By: Reg Clark
Protecting the dead from abuse is an ancient human instinct but Egypt raised this concern to levels never seen before or since. Tomb robbery is well attested in Egypt from the earliest times and it becomes obvious when looking at the architecture of the Egyptian tomb that physical measures were soon taken to prevent it. This begs several questions: Why did the Egyptians expend such effort in defending their tombs? How did they protect them? And what influence did this have on the design of the tomb?
We know from texts that the Egyptians believed once a burial was interred within its tomb, the structure formed both a repository for the body and a dwelling for two spiritual elements, the ka and the ba, which were integral to a human in life, but separated from it at death. The ka remained in the tomb, whereas the ba could leave during the day to join the world of the living, but had to return at night. However, both had to reunite daily with the body in the tomb to attain the highest spiritual state, which was an akh or ‘effective’ being, able to enjoy eternity on earth and amongst the gods.
Outside the tomb, its visible structure acted as a focus for food offerings intended to sustain the occupant in the other world, thus forming an essential interface between the living and the dead. While inside, items of valuable personal property were placed, which the Egyptians believed would be used and enjoyed in the hereafter. Therefore, to ensure an everlasting afterlife, it was essential that both the structure and contents of the tomb remained intact.
From early on the majority of Egypt’s populace were usually buried in a simple backfilled pit grave, but from the reigns of the first pharaohs onwards (c. 3150 BCE) the emergence of an increasingly stratified society and powerful elite brought a progressive increase in both the size of tombs and the wealth of their contents. This attracted tomb robbers; driving the development of ever more complex security measures to thwart them.
The tombs of the earliest kings at Abydos (the royal necropolis) consisted of little more than a rectangular pit cut in the desert, thinly lined with mud-brick and covered by a wooden roof. Due to structural weaknesses, they were prone to subsidence and offered little protection from tomb robbers. However, in the first half of Dynasty 1, mud-brick liners in royal tombs were built far thicker to protect them from lateral tunnelling and collapse, and to bear a much stronger roof. This supported a large sand tumulus or mud-brick superstructure (often called a mastaba in Arabic), which deterred attacks from above; its large footprint forcing potential robbers to start their tunnels well beyond its perimeter.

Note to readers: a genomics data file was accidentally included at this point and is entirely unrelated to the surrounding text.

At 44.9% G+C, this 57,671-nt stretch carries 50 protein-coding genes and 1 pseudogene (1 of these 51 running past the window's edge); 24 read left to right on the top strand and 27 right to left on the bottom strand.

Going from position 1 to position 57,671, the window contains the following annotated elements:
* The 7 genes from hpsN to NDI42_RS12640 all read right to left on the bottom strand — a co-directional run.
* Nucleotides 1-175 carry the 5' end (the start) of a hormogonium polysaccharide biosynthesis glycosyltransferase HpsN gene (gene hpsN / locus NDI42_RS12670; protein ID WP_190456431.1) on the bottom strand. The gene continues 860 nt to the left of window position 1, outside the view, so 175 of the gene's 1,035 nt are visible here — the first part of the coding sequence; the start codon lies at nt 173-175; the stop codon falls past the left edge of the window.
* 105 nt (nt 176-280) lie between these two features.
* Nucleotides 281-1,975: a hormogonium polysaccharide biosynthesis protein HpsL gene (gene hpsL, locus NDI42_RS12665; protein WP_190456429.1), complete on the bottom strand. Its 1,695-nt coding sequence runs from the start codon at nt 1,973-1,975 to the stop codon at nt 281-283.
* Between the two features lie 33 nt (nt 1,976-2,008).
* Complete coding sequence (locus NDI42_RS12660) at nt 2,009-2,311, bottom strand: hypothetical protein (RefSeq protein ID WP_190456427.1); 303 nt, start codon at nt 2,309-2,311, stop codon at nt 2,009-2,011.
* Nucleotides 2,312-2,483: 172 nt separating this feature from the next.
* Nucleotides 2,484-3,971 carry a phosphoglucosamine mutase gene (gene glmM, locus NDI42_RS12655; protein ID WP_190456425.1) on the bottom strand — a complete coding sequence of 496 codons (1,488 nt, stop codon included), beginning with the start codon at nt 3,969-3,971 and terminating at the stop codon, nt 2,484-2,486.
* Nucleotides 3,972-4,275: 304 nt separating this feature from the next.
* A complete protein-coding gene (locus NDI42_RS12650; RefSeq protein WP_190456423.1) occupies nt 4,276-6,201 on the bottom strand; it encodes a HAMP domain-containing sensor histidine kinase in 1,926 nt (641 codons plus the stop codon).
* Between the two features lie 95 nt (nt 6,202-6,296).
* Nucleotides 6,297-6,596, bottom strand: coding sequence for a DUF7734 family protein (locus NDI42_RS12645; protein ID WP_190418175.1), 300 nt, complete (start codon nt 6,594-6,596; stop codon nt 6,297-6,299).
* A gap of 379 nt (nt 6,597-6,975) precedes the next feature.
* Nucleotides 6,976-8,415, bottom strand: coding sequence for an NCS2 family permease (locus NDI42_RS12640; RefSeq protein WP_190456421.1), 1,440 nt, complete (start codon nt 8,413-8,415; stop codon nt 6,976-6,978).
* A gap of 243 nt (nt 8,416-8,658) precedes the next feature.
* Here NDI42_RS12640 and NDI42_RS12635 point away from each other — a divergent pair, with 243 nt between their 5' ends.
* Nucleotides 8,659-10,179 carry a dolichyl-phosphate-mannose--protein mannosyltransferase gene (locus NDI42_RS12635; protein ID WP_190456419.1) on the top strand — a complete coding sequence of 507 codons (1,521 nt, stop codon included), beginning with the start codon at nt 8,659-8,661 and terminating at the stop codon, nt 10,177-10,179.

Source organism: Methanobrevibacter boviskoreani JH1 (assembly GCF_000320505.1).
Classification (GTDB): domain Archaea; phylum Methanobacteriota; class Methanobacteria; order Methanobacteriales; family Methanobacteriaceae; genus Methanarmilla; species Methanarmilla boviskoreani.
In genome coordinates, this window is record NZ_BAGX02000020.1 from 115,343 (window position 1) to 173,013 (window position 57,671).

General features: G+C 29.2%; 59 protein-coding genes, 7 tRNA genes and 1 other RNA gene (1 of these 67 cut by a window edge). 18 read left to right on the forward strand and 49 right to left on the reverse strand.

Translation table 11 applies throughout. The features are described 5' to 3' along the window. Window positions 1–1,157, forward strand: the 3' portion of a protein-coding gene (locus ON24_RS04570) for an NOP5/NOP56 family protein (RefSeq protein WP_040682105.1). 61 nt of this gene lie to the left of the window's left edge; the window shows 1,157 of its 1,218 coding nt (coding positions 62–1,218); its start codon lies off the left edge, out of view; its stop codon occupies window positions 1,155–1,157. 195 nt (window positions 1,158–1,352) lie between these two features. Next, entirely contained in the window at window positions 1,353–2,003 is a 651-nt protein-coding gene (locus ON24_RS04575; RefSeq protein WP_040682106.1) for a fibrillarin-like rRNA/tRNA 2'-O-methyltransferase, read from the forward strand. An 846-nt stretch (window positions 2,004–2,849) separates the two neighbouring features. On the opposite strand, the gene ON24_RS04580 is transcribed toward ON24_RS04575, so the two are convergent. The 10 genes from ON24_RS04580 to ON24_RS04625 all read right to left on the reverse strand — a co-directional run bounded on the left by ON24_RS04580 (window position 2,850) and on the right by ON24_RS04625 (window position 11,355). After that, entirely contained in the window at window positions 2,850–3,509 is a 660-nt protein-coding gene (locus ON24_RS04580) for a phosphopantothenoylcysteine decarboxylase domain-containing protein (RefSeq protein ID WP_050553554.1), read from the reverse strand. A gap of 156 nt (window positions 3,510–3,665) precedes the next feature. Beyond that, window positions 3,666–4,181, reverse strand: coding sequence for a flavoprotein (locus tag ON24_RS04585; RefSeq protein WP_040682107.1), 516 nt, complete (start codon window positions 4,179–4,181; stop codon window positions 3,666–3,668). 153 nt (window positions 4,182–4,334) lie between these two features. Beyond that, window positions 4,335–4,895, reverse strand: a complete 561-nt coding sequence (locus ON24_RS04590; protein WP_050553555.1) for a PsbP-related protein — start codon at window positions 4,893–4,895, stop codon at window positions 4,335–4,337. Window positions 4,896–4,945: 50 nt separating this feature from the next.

The builders of private tombs likewise followed suit, and at cemeteries such as Saqqara, Helwan and Tarkhan, large ‘mastaba’ tombs were built using the same methods as their royal counterparts. However, the actual details of construction varied, dependent on the geology into which the tomb was cut, the resources available, and the tomb owner’s status. Thus, in the grave pits of some tombs at Helwan, where the gravel geology was weak, in addition to thick mud-brick liners, their wooden roofs were set deep down to increase the depth of backfill, making it much harder for robbers to reach the burials.
But on the opposite bank of the Nile at Saqqara, where the harder rock geology deterred tunnelling, more investment was made in the strength of a grave’s roof and the size of its overlying mastaba. Elsewhere, for extra security, some tombs in the Delta had liquid mud poured into the grave after the burial, which set hard like concrete. At Saqqara and Tarkhan there are also examples of stone masonry being used to line and roof a tomb’s substructure, providing yet another layer of defence.
In the second half of Dynasty 1, royal and private tomb architecture and construction methods remained broadly similar, but now often incorporated an external entrance, usually in the form of a stairway. Although this innovation was advantageous, as the tomb could be entirely finished before its owner’s demise, on the other hand, it brought problems, as once discovered it led directly to the burial chamber. Therefore to misdirect robbers, tomb entrances and descents were placed in differing locations and orientations; sometimes incorporating sliding stone portcullises to supplement blockings of soil, rubble or mud-brick.